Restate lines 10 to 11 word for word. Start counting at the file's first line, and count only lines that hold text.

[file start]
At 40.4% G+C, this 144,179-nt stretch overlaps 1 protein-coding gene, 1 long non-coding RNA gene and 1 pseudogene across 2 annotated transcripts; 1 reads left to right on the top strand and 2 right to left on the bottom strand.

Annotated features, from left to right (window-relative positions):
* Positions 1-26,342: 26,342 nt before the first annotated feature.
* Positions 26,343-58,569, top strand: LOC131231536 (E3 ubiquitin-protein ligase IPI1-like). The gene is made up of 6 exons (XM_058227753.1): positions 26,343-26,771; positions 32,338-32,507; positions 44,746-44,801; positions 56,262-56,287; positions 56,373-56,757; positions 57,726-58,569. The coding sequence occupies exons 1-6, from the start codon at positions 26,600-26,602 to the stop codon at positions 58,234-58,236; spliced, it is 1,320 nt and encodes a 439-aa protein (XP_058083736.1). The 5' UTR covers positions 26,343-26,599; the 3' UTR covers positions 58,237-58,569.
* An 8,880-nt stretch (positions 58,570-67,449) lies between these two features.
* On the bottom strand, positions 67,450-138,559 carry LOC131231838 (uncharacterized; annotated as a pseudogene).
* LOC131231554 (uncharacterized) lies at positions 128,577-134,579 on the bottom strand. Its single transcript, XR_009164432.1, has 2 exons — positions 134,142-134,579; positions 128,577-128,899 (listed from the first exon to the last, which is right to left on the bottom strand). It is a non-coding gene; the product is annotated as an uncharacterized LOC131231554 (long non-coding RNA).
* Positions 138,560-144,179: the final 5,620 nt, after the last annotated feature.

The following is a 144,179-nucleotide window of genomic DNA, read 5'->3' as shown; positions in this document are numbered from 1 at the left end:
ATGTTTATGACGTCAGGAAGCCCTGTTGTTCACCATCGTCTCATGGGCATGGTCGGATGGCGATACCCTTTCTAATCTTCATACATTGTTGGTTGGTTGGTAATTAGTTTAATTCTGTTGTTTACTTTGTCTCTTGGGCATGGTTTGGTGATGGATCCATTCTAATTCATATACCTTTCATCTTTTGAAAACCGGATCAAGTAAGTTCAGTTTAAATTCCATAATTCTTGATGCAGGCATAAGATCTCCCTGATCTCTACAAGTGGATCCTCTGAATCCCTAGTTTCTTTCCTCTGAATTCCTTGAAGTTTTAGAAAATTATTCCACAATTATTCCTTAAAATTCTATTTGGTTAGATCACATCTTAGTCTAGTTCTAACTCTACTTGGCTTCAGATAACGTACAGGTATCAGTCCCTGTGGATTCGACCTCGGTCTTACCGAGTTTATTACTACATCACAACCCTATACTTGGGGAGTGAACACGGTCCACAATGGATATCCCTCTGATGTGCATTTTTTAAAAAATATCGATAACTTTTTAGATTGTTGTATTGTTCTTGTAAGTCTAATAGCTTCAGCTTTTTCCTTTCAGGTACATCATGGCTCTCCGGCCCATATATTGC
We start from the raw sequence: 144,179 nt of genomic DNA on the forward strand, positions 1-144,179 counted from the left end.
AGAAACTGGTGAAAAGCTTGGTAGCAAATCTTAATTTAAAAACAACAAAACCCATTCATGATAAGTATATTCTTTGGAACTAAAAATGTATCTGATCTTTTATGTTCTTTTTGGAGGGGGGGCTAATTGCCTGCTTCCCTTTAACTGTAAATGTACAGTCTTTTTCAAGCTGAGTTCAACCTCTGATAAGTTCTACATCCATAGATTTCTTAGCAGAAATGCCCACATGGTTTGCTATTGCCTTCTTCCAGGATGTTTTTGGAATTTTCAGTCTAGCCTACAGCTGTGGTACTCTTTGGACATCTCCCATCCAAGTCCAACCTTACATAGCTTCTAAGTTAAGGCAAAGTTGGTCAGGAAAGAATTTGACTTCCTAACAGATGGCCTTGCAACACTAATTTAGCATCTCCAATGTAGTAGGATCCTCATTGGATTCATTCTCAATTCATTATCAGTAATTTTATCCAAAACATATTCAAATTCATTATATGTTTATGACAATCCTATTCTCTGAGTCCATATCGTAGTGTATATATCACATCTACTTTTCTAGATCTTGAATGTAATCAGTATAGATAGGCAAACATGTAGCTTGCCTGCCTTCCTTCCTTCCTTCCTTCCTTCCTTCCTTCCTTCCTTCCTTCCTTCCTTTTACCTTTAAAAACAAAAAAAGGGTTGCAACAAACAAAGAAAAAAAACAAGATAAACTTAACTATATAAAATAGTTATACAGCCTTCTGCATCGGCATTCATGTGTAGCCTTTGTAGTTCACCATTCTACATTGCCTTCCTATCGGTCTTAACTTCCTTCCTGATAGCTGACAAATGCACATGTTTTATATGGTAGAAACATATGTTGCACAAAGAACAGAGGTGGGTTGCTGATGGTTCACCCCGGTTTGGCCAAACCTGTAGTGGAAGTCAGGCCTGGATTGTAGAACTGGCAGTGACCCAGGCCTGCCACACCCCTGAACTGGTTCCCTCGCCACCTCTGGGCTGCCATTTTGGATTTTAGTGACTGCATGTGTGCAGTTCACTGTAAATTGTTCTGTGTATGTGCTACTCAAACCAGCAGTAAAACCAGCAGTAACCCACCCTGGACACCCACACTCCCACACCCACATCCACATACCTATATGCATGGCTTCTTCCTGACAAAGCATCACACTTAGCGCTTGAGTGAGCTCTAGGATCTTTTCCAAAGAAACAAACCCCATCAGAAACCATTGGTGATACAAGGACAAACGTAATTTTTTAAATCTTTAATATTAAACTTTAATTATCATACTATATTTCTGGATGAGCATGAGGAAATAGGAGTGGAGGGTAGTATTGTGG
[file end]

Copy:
ATGTTTATGACGTCAGGAAGCCCTGTTGTTCACCATCGTCTCATGGGCATGGTCGGATGGCGATACCCTTTCTAATCTTCATACATTGTTGGTTGGTTGGTAATTAGTTTAATTCTGTTGTTTACTTTGTCTCTTGGGCATGGTTTGGTGATGGATCCATTCTAATTCATATACCTTTCATCTTTTGAAAACCGGATCAAGTAAGTTCAGTTTAAATTCCATAATTCTTGATGCAGGCATAAGATCTCCCTGATCTCTACAAGTGGATCCTCTGAATCCCTAGTTTCTTTCCTCTGAATTCCTTGAAGTTTTAGAAAATTATTCCACAATTATTCCTTAAAATTCTATTTGGTTAGATCACATCTTAGTCTAGTTCTAACTCTACTTGGCTTCAGATAACGTACAGGTATCAGTCCCTGTGGATTCGACCTCGGTCTTACCGAGTTTATTACTACATCACAACCCTATACTTGGGGAGTGAACACGGTCCACAATGGATATCCCTCTGATGTGCATTTTTTAAAAAATATCGATAACTTTTTAGATTGTTGTATTGTTCTTGTAAGTCTAATAGCTTCAGCTTTTTCCTTTCAGGTACATCATGGCTCTCCGGCCCATATATTGC
We start from the raw sequence: 144,179 nt of genomic DNA on the forward strand, positions 1-144,179 counted from the left end.